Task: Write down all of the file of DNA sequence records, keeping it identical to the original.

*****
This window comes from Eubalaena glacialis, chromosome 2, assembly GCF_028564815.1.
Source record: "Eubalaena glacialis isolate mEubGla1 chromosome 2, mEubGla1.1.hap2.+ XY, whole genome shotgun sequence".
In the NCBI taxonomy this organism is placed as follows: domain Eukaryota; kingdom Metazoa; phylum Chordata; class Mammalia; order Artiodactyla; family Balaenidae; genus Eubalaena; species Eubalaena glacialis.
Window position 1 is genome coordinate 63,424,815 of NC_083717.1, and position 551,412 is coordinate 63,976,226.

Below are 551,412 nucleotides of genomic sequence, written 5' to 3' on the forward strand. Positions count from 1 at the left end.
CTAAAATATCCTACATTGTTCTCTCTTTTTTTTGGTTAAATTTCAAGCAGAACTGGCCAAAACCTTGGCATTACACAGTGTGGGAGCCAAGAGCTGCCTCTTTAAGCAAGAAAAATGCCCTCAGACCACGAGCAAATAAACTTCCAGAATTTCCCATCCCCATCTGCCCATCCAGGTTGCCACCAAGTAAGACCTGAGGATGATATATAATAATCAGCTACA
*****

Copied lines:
This window comes from Eubalaena glacialis, chromosome 2, assembly GCF_028564815.1.
Source record: "Eubalaena glacialis isolate mEubGla1 chromosome 2, mEubGla1.1.hap2.+ XY, whole genome shotgun sequence".
In the NCBI taxonomy this organism is placed as follows: domain Eukaryota; kingdom Metazoa; phylum Chordata; class Mammalia; order Artiodactyla; family Balaenidae; genus Eubalaena; species Eubalaena glacialis.
Window position 1 is genome coordinate 63,424,815 of NC_083717.1, and position 551,412 is coordinate 63,976,226.

Below are 551,412 nucleotides of genomic sequence, written 5' to 3' on the forward strand. Positions count from 1 at the left end.
CTAAAATATCCTACATTGTTCTCTCTTTTTTTTGGTTAAATTTCAAGCAGAACTGGCCAAAACCTTGGCATTACACAGTGTGGGAGCCAAGAGCTGCCTCTTTAAGCAAGAAAAATGCCCTCAGACCACGAGCAAATAAACTTCCAGAATTTCCCATCCCCATCTGCCCATCCAGGTTGCCACCAAGTAAGACCTGAGGATGATATATAATAATCAGCTACA